Stratification and mixing of a post-glacial Neoproterozoic ocean: Evidence from carbon and sulfur isotopes in a cap dolostone from northwest China

Document Type


Publication Date



To improve our knowledge about the geochemical and environmental aftermath of Neoproterozoic global glaciations, we analyzed stable isotopes (δ13C, δ18O, δ34S) and elemental concentrations (Ca, Mg, S, Sr, Fe, and Mn) of the ∼ 10-m-thick Zhamoketi cap dolostone atop the Tereeken diamictite in the Quruqtagh area, eastern Chinese Tianshan. Available chemostratigraphic data suggest that the Tereeken diamictite is probably equivalent to the Marinoan glaciation. Our new data indicate that organic and carbonate carbon isotopes of the Zhamoketi cap dolostone show little stratigraphic variations, averaging - 28.2‰ and - 4.6‰, respectively. In contrast, sulfur isotopes show significant stratigraphic variations. Carbonate associated sulfate (CAS) abundance decreases rapidly in the basal cap dolostone and δ34SCAS composition varies between + 9‰ and + 15‰ in the lower 2.5 m. In the overlying interval, CAS abundance remains low while δ34SCAS rises ∼ 5‰ and varies more widely between + 10‰ and + 21‰. The range of δ34Spy of the cap dolostone overlaps with that of δ34SCAS, but direct comparison shows that δ34Spy is typically greater than δ34SCAS measured from the same samples. Hypotheses to explain the observations must account for both the remarkable sulfur isotope enrichment of pyrites and the inverse fractionation. We propose that CAS and pyrite were derived from two isotopically distinct reservoirs in a chemically stratified basin or a basin with a sulfate minimum zone. In this model, CAS was derived from shallow, oxic surface waters with moderate sulfate concentration and depleted in 34S due to the post-glacial influx of sulfur from continental weathering. In contrast, pyrite was derived from anoxic bottom waters (or a sulfate minimum zone) with low sulfate concentration and 34S enrichment due to long-term syn-glacial sulfate reduction. The rapid shift in CAS abundance and sulfur isotope composition within the cap dolostone is interpreted to reflect the mixing of the two reservoirs after initial deglaciation. Comparison with other post-Marinoan cap carbonates shows significant spatial heterogeneity in δ34SCAS, which together with strong temporal variation in δ34SCAS, points to generally low sulfate concentrations in post-Marinoan oceans. © 2007 Elsevier B.V. All rights reserved.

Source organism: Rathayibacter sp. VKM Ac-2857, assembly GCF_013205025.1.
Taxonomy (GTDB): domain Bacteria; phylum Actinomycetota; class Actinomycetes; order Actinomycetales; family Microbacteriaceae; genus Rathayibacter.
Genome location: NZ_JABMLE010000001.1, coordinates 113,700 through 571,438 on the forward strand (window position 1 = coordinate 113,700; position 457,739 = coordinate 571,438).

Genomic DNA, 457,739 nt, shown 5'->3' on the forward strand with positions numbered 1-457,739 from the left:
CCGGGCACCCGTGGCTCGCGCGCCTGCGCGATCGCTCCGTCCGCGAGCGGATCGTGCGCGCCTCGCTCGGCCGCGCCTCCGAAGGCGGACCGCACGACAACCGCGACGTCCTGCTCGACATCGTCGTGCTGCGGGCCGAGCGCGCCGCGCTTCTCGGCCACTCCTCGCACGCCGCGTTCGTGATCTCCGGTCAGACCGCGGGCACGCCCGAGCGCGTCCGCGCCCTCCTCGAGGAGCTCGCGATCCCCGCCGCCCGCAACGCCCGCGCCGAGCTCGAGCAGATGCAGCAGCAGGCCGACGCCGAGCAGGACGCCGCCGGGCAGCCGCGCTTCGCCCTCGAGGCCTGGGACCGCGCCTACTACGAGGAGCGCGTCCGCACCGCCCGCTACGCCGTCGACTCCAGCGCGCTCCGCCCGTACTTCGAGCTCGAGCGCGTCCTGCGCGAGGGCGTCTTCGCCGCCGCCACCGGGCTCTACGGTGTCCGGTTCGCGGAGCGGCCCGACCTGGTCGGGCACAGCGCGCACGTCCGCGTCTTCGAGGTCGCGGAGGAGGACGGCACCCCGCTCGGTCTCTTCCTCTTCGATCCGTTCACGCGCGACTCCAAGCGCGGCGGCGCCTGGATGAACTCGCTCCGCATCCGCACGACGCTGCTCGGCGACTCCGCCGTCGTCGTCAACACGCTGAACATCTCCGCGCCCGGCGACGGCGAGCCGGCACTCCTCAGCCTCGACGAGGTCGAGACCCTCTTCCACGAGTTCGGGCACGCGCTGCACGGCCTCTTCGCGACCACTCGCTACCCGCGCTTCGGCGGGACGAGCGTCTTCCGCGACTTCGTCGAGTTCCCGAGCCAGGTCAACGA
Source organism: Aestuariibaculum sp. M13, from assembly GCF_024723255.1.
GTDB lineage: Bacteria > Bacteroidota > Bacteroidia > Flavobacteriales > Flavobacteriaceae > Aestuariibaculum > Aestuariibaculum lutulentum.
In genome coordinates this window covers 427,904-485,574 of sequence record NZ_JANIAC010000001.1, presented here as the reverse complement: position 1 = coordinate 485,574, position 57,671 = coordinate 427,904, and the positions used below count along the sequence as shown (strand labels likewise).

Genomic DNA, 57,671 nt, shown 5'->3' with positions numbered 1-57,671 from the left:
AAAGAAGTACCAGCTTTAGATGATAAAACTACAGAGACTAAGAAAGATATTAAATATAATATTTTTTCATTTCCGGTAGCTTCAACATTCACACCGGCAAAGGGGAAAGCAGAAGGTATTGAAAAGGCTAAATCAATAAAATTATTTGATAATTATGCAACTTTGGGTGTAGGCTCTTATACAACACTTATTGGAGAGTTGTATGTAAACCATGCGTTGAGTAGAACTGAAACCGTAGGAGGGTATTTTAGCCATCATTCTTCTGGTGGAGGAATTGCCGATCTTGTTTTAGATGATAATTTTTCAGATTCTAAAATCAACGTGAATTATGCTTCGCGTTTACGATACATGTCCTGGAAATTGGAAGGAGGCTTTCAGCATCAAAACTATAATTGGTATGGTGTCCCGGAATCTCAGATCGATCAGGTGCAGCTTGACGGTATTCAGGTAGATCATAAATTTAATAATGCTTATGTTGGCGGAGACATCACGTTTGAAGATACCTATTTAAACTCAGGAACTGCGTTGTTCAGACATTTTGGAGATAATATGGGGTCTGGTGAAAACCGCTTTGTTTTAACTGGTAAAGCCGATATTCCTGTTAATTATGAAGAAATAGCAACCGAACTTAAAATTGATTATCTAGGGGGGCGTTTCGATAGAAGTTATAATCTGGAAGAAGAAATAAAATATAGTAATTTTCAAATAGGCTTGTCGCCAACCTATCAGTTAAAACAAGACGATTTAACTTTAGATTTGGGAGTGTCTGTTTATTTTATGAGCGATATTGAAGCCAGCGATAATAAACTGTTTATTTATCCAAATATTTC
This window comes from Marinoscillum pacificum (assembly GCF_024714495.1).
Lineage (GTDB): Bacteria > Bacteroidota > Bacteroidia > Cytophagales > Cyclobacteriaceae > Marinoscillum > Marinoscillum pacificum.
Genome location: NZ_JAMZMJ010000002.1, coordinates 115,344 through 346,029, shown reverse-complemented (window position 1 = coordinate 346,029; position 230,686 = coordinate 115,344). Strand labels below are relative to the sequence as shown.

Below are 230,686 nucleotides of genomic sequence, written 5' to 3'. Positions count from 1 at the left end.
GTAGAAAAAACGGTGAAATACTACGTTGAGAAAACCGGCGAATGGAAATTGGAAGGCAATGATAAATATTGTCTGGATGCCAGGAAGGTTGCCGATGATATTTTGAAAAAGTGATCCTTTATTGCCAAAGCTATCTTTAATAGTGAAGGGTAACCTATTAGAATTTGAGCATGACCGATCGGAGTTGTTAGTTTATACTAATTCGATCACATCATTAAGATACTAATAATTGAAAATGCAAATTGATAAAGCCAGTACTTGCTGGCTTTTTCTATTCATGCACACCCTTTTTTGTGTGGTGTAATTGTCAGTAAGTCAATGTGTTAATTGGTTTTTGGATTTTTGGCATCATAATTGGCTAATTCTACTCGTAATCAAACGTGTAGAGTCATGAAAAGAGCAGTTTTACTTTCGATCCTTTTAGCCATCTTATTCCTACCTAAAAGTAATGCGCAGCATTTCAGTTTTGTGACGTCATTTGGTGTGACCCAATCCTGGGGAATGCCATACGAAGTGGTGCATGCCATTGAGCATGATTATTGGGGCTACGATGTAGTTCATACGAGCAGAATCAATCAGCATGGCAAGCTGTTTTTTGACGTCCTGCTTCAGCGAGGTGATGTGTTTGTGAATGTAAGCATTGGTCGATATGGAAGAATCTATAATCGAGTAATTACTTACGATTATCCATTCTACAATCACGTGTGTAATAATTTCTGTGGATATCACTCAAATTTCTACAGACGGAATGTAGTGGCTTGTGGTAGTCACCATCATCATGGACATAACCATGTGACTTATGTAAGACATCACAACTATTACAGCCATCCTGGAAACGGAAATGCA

Publication Source (Journal or Book title)

Earth and Planetary Science Letters

First Page


Last Page


This document is currently not available here.